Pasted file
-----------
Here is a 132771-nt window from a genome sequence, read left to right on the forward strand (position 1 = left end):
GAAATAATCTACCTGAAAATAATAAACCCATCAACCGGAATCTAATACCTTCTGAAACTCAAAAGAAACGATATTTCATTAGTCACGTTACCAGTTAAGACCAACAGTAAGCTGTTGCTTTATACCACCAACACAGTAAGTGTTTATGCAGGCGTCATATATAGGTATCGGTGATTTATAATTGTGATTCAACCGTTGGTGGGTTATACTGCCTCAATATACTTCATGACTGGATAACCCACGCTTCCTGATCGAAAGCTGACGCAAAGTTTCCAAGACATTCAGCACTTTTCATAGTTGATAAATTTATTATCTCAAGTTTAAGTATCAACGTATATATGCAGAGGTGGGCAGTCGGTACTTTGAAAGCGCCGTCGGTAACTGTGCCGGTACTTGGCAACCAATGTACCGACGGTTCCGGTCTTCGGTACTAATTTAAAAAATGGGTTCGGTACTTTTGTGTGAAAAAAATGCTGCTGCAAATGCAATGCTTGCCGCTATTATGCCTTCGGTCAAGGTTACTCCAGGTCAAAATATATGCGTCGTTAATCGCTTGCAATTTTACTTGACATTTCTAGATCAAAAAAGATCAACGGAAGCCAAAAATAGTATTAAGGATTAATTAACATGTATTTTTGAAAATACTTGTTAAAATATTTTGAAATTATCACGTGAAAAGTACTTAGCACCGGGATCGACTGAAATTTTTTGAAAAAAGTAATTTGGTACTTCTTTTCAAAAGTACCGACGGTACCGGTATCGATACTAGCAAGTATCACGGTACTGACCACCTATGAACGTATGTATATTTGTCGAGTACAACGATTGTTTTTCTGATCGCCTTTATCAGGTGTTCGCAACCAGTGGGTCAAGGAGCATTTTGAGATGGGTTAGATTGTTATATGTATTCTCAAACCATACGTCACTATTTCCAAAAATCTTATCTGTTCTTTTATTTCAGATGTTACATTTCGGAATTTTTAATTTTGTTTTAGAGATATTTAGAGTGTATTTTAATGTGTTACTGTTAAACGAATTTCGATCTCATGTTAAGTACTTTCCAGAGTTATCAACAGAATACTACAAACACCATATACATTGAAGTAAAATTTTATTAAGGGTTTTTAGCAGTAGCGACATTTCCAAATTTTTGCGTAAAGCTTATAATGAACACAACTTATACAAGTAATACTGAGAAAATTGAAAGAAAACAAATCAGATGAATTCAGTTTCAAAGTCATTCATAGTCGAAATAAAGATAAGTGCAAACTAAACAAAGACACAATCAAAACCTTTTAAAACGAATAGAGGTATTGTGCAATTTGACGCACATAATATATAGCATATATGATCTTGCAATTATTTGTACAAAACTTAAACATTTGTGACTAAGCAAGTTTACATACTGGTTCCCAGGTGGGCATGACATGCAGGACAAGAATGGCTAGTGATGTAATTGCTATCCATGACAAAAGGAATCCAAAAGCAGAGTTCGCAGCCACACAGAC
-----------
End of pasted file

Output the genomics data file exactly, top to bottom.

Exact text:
Here is a 132771-nt window from a genome sequence, read left to right on the forward strand (position 1 = left end):
GAAATAATCTACCTGAAAATAATAAACCCATCAACCGGAATCTAATACCTTCTGAAACTCAAAAGAAACGATATTTCATTAGTCACGTTACCAGTTAAGACCAACAGTAAGCTGTTGCTTTATACCACCAACACAGTAAGTGTTTATGCAGGCGTCATATATAGGTATCGGTGATTTATAATTGTGATTCAACCGTTGGTGGGTTATACTGCCTCAATATACTTCATGACTGGATAACCCACGCTTCCTGATCGAAAGCTGACGCAAAGTTTCCAAGACATTCAGCACTTTTCATAGTTGATAAATTTATTATCTCAAGTTTAAGTATCAACGTATATATGCAGAGGTGGGCAGTCGGTACTTTGAAAGCGCCGTCGGTAACTGTGCCGGTACTTGGCAACCAATGTACCGACGGTTCCGGTCTTCGGTACTAATTTAAAAAATGGGTTCGGTACTTTTGTGTGAAAAAAATGCTGCTGCAAATGCAATGCTTGCCGCTATTATGCCTTCGGTCAAGGTTACTCCAGGTCAAAATATATGCGTCGTTAATCGCTTGCAATTTTACTTGACATTTCTAGATCAAAAAAGATCAACGGAAGCCAAAAATAGTATTAAGGATTAATTAACATGTATTTTTGAAAATACTTGTTAAAATATTTTGAAATTATCACGTGAAAAGTACTTAGCACCGGGATCGACTGAAATTTTTTGAAAAAAGTAATTTGGTACTTCTTTTCAAAAGTACCGACGGTACCGGTATCGATACTAGCAAGTATCACGGTACTGACCACCTATGAACGTATGTATATTTGTCGAGTACAACGATTGTTTTTCTGATCGCCTTTATCAGGTGTTCGCAACCAGTGGGTCAAGGAGCATTTTGAGATGGGTTAGATTGTTATATGTATTCTCAAACCATACGTCACTATTTCCAAAAATCTTATCTGTTCTTTTATTTCAGATGTTACATTTCGGAATTTTTAATTTTGTTTTAGAGATATTTAGAGTGTATTTTAATGTGTTACTGTTAAACGAATTTCGATCTCATGTTAAGTACTTTCCAGAGTTATCAACAGAATACTACAAACACCATATACATTGAAGTAAAATTTTATTAAGGGTTTTTAGCAGTAGCGACATTTCCAAATTTTTGCGTAAAGCTTATAATGAACACAACTTATACAAGTAATACTGAGAAAATTGAAAGAAAACAAATCAGATGAATTCAGTTTCAAAGTCATTCATAGTCGAAATAAAGATAAGTGCAAACTAAACAAAGACACAATCAAAACCTTTTAAAACGAATAGAGGTATTGTGCAATTTGACGCACATAATATATAGCATATATGATCTTGCAATTATTTGTACAAAACTTAAACATTTGTGACTAAGCAAGTTTACATACTGGTTCCCAGGTGGGCATGACATGCAGGACAAGAATGGCTAGTGATGTAATTGCTATCCATGACAAAAGGAATCCAAAAGCAGAGTTCGCAGCCACACAGAC